Immune system does not recover despite cured hepatitis C infection

June 11, 2018, Karolinska Institutet
Electron micrographs of hepatitis C virus purified from cell culture. Scale bar is 50 nanometers. Credit: Center for the Study of Hepatitis C, The Rockefeller University.

Changes to the immune system remain many years after a hepatitis C infection heals, a new study by researchers at Karolinska Institutet, Sweden, and Hannover Medical School, Germany, shows. The findings, presented in Nature Communications, increases understanding about chronic infection and the way it regulates and impacts composition of the immune system.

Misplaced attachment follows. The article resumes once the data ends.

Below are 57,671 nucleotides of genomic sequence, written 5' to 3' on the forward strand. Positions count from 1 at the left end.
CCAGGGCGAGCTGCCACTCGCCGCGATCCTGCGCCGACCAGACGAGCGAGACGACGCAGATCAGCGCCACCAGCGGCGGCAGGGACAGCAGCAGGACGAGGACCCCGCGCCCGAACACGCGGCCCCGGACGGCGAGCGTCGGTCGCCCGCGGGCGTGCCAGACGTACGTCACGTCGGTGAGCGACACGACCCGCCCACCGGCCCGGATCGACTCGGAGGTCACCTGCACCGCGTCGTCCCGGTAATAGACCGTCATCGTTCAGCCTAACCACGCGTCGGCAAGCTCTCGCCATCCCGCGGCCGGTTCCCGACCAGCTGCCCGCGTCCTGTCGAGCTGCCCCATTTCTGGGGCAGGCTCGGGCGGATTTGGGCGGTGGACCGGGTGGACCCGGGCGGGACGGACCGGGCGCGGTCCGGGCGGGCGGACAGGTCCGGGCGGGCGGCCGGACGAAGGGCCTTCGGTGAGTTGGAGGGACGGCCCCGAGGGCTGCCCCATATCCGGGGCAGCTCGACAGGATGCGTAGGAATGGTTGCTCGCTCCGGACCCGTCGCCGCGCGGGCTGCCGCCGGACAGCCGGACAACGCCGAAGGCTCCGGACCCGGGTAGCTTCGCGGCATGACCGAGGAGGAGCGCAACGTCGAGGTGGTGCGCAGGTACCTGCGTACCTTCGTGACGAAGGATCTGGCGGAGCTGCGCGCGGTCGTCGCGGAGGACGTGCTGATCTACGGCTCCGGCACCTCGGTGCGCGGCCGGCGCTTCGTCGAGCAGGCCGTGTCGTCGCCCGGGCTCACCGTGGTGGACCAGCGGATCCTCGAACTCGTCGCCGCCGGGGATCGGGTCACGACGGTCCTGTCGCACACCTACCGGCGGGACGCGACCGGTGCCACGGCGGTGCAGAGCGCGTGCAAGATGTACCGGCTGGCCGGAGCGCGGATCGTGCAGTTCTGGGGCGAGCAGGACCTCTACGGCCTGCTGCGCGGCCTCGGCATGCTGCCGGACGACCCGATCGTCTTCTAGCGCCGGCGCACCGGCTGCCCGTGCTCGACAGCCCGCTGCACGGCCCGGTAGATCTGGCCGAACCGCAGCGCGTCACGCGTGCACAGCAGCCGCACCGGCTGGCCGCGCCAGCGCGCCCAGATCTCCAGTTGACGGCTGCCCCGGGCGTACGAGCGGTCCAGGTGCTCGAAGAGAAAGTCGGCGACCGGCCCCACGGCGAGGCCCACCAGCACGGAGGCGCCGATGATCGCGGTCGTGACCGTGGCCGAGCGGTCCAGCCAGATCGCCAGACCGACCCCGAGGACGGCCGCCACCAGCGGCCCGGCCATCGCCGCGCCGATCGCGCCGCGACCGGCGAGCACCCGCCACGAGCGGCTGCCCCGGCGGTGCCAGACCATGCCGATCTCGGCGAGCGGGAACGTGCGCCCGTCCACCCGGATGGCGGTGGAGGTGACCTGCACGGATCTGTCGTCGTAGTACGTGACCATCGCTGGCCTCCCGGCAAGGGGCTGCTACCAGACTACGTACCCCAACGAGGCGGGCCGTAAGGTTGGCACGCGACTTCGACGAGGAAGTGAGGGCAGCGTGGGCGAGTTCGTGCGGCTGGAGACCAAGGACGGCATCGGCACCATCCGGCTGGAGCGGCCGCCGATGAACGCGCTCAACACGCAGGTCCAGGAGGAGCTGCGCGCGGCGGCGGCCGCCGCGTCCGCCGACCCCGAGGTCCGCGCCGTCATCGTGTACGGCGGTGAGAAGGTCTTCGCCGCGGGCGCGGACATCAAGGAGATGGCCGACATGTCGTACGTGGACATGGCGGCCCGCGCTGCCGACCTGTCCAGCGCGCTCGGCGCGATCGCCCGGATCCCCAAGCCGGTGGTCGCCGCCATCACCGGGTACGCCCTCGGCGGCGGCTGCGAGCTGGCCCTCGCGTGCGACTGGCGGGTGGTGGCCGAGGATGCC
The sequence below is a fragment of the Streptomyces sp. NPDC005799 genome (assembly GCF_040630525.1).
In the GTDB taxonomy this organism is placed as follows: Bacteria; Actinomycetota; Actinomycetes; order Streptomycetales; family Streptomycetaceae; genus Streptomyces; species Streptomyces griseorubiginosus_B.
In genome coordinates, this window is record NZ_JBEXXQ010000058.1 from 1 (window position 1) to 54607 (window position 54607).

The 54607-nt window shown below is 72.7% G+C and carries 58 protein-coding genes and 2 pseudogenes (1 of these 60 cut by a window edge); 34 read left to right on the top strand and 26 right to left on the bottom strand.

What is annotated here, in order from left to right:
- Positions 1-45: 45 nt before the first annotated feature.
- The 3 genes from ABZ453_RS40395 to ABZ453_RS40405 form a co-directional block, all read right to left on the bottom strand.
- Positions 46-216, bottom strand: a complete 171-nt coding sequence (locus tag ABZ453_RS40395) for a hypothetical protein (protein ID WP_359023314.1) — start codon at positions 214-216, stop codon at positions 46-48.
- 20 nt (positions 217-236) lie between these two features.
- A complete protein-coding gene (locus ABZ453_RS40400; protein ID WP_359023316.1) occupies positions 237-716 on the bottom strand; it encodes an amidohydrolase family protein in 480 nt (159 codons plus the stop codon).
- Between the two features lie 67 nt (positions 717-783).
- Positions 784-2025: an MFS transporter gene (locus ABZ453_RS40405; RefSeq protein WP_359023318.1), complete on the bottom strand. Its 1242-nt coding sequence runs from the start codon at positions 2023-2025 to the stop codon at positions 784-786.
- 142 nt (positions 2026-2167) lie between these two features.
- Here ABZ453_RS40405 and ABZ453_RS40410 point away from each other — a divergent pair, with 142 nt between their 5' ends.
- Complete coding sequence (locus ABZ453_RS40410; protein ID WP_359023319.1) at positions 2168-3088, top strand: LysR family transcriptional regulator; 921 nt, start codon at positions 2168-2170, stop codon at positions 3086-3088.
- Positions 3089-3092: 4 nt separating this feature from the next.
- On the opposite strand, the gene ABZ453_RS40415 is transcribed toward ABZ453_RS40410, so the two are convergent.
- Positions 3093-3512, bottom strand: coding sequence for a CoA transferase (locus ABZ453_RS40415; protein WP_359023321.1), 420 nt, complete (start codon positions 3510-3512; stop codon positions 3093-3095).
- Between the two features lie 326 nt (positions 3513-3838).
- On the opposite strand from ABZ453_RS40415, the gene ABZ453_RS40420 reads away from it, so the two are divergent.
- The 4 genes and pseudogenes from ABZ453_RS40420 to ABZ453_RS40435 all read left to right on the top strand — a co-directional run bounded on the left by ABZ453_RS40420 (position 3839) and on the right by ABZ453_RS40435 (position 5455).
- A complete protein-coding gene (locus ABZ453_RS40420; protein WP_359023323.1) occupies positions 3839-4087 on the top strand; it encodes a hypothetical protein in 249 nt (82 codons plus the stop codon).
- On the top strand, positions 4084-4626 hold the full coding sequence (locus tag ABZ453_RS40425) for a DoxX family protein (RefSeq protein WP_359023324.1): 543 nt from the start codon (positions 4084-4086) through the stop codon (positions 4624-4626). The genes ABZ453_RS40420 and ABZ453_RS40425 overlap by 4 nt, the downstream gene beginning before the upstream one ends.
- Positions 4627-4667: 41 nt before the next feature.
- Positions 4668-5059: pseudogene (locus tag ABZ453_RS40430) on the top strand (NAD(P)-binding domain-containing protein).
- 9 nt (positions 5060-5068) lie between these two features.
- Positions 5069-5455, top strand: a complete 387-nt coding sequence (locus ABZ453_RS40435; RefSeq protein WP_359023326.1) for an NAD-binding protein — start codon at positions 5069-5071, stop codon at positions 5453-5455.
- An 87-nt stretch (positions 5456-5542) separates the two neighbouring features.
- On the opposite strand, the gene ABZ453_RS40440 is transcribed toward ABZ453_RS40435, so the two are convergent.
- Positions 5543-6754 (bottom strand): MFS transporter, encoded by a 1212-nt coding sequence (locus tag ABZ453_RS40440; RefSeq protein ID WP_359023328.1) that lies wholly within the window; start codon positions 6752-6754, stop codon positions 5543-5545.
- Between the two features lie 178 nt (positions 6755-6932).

Infection with hepatitis C virus (HCV) turns almost always chronic and poses a major health problem around the world. The infection can lead to cirrhosis and cancer of the liver when the immune system fails to fight the virus. Eventually the immune system becomes exhausted. Since a couple of years, however, most patients with HCV can now be cured in a matter of a few weeks with revolutionary new medications.

The current study included 40 patients with chronic HCV infection whom researchers followed before, during and after treatment with these new medications to investigate impact on the composition and diversity of the immune system. Diversity is vital to the ability of the immune system to fight infections. Of particular importance are (NK), a type of . The researchers used flow cytometry and a new measurement method to derive the composition of the immune system, as well as the appearance of NK cells and their function in the blood.